Regia Armour Fish

Regia Timepieces launched their first watch, the Amare Regatta, in early 2015 and I liked their quirky brass spin on a Panerai style diver enough to buy one for myself. Since then, Regia has turned out a wide range of inventive dial options for the Amare, including bold colors, gritty patina, and hand painted skulls. With such a creative, offbeat range I was surprised when they announced the relatively conservative Armour Fish. They loaned me a silver prototype for this review.
Regia Armour Fish Brass
My initial impression was that this was a fairly safe design. Now, do understand that "safe" is a relative term here. By most objective measures, the Armour Fish is outrageous. Its removable shroud measures a full 50mm across and lug-to-lug, and the watch is 17mm thick. An enormous crown sprouts from the 2 o'clock position. The dial has big, toothy markers and fat, striated hands. It should be shocking, and no doubt it will be to those new to our hobby, but die-hard watch nerds will recognize the shrouded case as an homage to one of the most iconic dive watches, the Seiko "Tuna" diver. That dial is highly familiar as well; almost a dead-ringer for the Stevral Megalodon. So, yes, it is big and weird, but in a fairly well-established fashion.
Regia Armour Fish
Like the Amare Regatta, the Armour Fish runs a Seiko NH35 automatic. This sturdy, 24 jewel, 21.6k bph unit should be familiar to all micro brand fans by now. It hacks, hand winds, and is a very safe bet. It lives behind a screw-in case back decorated with a cartoon fish wearing a Renaissance jousting helmet and visor -- literally an armored fish. It's cute. Maybe a little too cute.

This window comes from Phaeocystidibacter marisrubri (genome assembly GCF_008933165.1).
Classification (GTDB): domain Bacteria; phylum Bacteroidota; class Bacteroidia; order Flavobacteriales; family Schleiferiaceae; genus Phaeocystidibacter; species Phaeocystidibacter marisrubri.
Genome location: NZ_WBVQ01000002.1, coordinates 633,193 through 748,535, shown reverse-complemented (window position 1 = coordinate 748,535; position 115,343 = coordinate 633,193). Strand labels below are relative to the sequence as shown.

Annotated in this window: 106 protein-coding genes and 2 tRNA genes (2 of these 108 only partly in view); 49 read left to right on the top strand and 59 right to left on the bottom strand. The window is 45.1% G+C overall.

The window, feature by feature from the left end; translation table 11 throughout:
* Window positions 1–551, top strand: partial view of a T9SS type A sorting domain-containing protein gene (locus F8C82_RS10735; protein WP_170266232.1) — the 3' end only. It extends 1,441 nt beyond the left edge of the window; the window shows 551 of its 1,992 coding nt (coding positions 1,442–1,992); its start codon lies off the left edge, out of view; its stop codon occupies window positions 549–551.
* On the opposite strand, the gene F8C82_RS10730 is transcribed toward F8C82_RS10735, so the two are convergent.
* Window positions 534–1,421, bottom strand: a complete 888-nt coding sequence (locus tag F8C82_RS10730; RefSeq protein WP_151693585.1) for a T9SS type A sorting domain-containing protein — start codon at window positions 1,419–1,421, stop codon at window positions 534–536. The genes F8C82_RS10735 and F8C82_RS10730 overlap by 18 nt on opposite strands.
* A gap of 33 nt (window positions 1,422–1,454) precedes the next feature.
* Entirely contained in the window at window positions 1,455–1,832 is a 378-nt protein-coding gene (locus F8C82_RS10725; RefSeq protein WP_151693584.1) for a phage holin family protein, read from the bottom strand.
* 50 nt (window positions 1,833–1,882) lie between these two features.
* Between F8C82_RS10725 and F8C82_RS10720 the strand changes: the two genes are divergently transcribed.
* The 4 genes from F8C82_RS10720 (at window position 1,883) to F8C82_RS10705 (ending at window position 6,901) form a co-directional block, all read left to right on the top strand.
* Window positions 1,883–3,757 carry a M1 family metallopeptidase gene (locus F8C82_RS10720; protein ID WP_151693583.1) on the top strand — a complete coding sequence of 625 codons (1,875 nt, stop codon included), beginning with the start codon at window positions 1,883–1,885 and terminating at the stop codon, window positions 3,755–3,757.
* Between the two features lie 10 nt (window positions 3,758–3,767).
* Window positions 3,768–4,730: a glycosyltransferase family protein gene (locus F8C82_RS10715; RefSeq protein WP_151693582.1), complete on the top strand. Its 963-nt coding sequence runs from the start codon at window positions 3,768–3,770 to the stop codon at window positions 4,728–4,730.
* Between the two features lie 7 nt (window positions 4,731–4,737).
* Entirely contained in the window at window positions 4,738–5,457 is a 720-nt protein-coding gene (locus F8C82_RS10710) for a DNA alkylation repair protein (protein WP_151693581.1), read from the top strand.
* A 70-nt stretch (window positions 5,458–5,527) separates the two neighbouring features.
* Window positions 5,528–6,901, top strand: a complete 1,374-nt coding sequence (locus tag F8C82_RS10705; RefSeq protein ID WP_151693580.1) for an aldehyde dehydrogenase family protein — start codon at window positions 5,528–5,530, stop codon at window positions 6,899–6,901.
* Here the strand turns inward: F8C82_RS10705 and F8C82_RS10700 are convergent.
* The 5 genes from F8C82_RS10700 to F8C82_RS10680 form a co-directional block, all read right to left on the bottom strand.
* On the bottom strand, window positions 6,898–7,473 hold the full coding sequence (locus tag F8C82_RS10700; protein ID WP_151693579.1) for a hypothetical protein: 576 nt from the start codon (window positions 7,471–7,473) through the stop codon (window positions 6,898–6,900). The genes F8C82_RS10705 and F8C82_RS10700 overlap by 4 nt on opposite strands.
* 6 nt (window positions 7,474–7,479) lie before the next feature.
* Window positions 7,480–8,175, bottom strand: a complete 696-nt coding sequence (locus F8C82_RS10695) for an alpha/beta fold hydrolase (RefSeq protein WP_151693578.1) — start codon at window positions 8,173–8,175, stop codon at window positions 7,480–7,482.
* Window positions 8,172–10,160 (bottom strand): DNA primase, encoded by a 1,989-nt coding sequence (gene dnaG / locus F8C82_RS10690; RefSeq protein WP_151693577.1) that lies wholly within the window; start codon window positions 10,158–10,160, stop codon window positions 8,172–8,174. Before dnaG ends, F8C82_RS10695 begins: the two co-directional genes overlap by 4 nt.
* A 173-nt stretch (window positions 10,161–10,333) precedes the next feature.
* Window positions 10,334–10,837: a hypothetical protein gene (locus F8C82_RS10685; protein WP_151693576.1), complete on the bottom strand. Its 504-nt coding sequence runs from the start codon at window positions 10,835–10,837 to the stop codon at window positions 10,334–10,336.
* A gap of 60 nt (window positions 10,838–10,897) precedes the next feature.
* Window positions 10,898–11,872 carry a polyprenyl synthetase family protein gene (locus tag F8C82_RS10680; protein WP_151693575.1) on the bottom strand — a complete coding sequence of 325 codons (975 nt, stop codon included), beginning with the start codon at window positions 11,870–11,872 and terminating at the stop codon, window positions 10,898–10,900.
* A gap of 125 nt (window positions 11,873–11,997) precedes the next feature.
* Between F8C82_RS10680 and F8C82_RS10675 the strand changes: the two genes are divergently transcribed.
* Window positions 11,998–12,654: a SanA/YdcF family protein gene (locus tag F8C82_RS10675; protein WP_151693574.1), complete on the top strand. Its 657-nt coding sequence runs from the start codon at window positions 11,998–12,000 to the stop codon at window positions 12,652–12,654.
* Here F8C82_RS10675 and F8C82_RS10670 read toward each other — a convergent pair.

Regia Armour Fish case back
The Armour Fish is rated for 600m and outfitted to be a serious diving watch. It features a screw-down crown, unidirectional 120-click bezel, helium release valve, and a domed sapphire crystal. The removable shell serves the same protective function on the watch as it does on a mollusk or crustacean, and the Armour Fish comes with two: one is stainless steel with a black PVD coating, the other is brass. Both are attractive, but I am most interested in the brass. It didn't look as raw as any of my other brass watches. Instead, it had a matte finish without a trace of oxidation. The surface was so even, I checked with Regia to be sure it was not coated. They assured me that it was just brand new. I will be curious to see how it ages. A weathered patina on a Tuna case would look amazing. That could be the feature that really sets the Armour Fish apart from the crowd, but right now, it is too soon to tell.
Regia Armour Fish shroud removed
Swapping is easy. Just remove the four retaining screws and the spring bars and the watch module comes right out. The naked watch barrel looks pretty cool in and of itself, but because the lugs are incorporated into the shroud, it is not possible to wear it that way. You could wear the shroud. I'm not saying this is a good idea, but it is possible. The stubby, almost hidden lugs contain the overall length, so the large watch is easy to wear, even on my 6.5" wrist. The lugs are drilled and fitted with fat, shoulderless spring bars.